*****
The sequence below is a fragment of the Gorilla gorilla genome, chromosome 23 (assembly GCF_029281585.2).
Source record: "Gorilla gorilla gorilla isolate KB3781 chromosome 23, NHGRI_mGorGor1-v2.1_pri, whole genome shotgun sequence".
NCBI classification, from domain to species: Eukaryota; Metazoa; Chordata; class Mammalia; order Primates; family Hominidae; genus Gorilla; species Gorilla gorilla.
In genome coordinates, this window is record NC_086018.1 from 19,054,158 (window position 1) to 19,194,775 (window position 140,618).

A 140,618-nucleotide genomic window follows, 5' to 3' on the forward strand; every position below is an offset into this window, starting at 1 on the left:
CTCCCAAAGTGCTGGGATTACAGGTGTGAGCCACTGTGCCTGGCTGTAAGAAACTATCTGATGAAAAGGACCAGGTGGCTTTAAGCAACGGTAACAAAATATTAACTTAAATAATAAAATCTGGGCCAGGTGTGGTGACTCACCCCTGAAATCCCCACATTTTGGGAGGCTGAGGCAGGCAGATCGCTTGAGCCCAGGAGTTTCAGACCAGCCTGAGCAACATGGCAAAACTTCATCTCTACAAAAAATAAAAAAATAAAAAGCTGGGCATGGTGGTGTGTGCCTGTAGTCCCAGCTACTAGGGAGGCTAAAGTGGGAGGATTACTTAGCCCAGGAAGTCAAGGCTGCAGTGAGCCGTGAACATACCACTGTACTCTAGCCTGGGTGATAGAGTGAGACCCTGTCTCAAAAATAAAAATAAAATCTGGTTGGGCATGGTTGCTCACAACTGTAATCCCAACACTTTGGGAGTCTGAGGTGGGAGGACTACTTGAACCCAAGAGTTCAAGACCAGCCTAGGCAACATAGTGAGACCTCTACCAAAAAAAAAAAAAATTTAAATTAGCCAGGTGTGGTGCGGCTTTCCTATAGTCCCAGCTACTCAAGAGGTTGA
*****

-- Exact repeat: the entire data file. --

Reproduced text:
The sequence below is a fragment of the Gorilla gorilla genome, chromosome 23 (assembly GCF_029281585.2).
Source record: "Gorilla gorilla gorilla isolate KB3781 chromosome 23, NHGRI_mGorGor1-v2.1_pri, whole genome shotgun sequence".
NCBI classification, from domain to species: Eukaryota; Metazoa; Chordata; class Mammalia; order Primates; family Hominidae; genus Gorilla; species Gorilla gorilla.
In genome coordinates, this window is record NC_086018.1 from 19,054,158 (window position 1) to 19,194,775 (window position 140,618).

A 140,618-nucleotide genomic window follows, 5' to 3' on the forward strand; every position below is an offset into this window, starting at 1 on the left:
CTCCCAAAGTGCTGGGATTACAGGTGTGAGCCACTGTGCCTGGCTGTAAGAAACTATCTGATGAAAAGGACCAGGTGGCTTTAAGCAACGGTAACAAAATATTAACTTAAATAATAAAATCTGGGCCAGGTGTGGTGACTCACCCCTGAAATCCCCACATTTTGGGAGGCTGAGGCAGGCAGATCGCTTGAGCCCAGGAGTTTCAGACCAGCCTGAGCAACATGGCAAAACTTCATCTCTACAAAAAATAAAAAAATAAAAAGCTGGGCATGGTGGTGTGTGCCTGTAGTCCCAGCTACTAGGGAGGCTAAAGTGGGAGGATTACTTAGCCCAGGAAGTCAAGGCTGCAGTGAGCCGTGAACATACCACTGTACTCTAGCCTGGGTGATAGAGTGAGACCCTGTCTCAAAAATAAAAATAAAATCTGGTTGGGCATGGTTGCTCACAACTGTAATCCCAACACTTTGGGAGTCTGAGGTGGGAGGACTACTTGAACCCAAGAGTTCAAGACCAGCCTAGGCAACATAGTGAGACCTCTACCAAAAAAAAAAAAAATTTAAATTAGCCAGGTGTGGTGCGGCTTTCCTATAGTCCCAGCTACTCAAGAGGTTGA